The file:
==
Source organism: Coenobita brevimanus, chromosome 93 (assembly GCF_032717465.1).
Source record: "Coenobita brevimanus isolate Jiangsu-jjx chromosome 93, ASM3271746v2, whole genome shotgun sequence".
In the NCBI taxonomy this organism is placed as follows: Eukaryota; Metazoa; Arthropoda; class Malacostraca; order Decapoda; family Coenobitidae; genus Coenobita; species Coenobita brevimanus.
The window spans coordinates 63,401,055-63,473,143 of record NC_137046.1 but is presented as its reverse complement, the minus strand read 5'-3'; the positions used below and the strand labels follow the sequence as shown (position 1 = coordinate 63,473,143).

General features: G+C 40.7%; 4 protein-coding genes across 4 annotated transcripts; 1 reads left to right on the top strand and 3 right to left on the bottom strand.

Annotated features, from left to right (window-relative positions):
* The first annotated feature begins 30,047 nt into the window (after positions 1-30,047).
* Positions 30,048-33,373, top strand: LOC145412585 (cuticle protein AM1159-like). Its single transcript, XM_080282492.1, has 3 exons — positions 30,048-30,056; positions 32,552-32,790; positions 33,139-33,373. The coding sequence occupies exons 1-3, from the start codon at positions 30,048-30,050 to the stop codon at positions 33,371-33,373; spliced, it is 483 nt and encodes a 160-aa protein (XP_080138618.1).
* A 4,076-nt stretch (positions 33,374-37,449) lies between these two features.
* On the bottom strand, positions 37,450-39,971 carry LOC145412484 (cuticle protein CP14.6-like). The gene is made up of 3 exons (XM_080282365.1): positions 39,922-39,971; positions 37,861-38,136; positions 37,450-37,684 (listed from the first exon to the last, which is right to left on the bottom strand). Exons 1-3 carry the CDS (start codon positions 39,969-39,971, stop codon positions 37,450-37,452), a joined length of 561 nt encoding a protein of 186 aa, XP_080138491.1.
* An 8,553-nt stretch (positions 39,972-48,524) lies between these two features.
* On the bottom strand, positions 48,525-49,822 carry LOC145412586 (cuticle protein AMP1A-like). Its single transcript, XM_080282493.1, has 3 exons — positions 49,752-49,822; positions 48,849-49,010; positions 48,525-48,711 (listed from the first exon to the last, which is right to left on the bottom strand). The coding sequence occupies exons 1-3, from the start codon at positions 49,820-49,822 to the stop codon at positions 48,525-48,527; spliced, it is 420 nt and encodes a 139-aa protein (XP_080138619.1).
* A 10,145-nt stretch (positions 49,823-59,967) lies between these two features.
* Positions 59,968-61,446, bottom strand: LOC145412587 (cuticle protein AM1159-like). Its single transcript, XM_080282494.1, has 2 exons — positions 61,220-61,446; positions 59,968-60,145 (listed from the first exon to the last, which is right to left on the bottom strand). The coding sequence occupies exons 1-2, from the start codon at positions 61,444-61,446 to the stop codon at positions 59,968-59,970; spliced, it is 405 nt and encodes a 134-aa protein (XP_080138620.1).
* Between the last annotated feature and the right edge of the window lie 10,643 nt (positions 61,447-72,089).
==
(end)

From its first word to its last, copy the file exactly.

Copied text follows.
Source organism: Coenobita brevimanus, chromosome 93 (assembly GCF_032717465.1).
Source record: "Coenobita brevimanus isolate Jiangsu-jjx chromosome 93, ASM3271746v2, whole genome shotgun sequence".
In the NCBI taxonomy this organism is placed as follows: Eukaryota; Metazoa; Arthropoda; class Malacostraca; order Decapoda; family Coenobitidae; genus Coenobita; species Coenobita brevimanus.
The window spans coordinates 63,401,055-63,473,143 of record NC_137046.1 but is presented as its reverse complement, the minus strand read 5'-3'; the positions used below and the strand labels follow the sequence as shown (position 1 = coordinate 63,473,143).

General features: G+C 40.7%; 4 protein-coding genes across 4 annotated transcripts; 1 reads left to right on the top strand and 3 right to left on the bottom strand.

Annotated features, from left to right (window-relative positions):
* The first annotated feature begins 30,047 nt into the window (after positions 1-30,047).
* Positions 30,048-33,373, top strand: LOC145412585 (cuticle protein AM1159-like). Its single transcript, XM_080282492.1, has 3 exons — positions 30,048-30,056; positions 32,552-32,790; positions 33,139-33,373. The coding sequence occupies exons 1-3, from the start codon at positions 30,048-30,050 to the stop codon at positions 33,371-33,373; spliced, it is 483 nt and encodes a 160-aa protein (XP_080138618.1).
* A 4,076-nt stretch (positions 33,374-37,449) lies between these two features.
* On the bottom strand, positions 37,450-39,971 carry LOC145412484 (cuticle protein CP14.6-like). The gene is made up of 3 exons (XM_080282365.1): positions 39,922-39,971; positions 37,861-38,136; positions 37,450-37,684 (listed from the first exon to the last, which is right to left on the bottom strand). Exons 1-3 carry the CDS (start codon positions 39,969-39,971, stop codon positions 37,450-37,452), a joined length of 561 nt encoding a protein of 186 aa, XP_080138491.1.
* An 8,553-nt stretch (positions 39,972-48,524) lies between these two features.
* On the bottom strand, positions 48,525-49,822 carry LOC145412586 (cuticle protein AMP1A-like). Its single transcript, XM_080282493.1, has 3 exons — positions 49,752-49,822; positions 48,849-49,010; positions 48,525-48,711 (listed from the first exon to the last, which is right to left on the bottom strand). The coding sequence occupies exons 1-3, from the start codon at positions 49,820-49,822 to the stop codon at positions 48,525-48,527; spliced, it is 420 nt and encodes a 139-aa protein (XP_080138619.1).
* A 10,145-nt stretch (positions 49,823-59,967) lies between these two features.
* Positions 59,968-61,446, bottom strand: LOC145412587 (cuticle protein AM1159-like). Its single transcript, XM_080282494.1, has 2 exons — positions 61,220-61,446; positions 59,968-60,145 (listed from the first exon to the last, which is right to left on the bottom strand). The coding sequence occupies exons 1-2, from the start codon at positions 61,444-61,446 to the stop codon at positions 59,968-59,970; spliced, it is 405 nt and encodes a 134-aa protein (XP_080138620.1).
* Between the last annotated feature and the right edge of the window lie 10,643 nt (positions 61,447-72,089).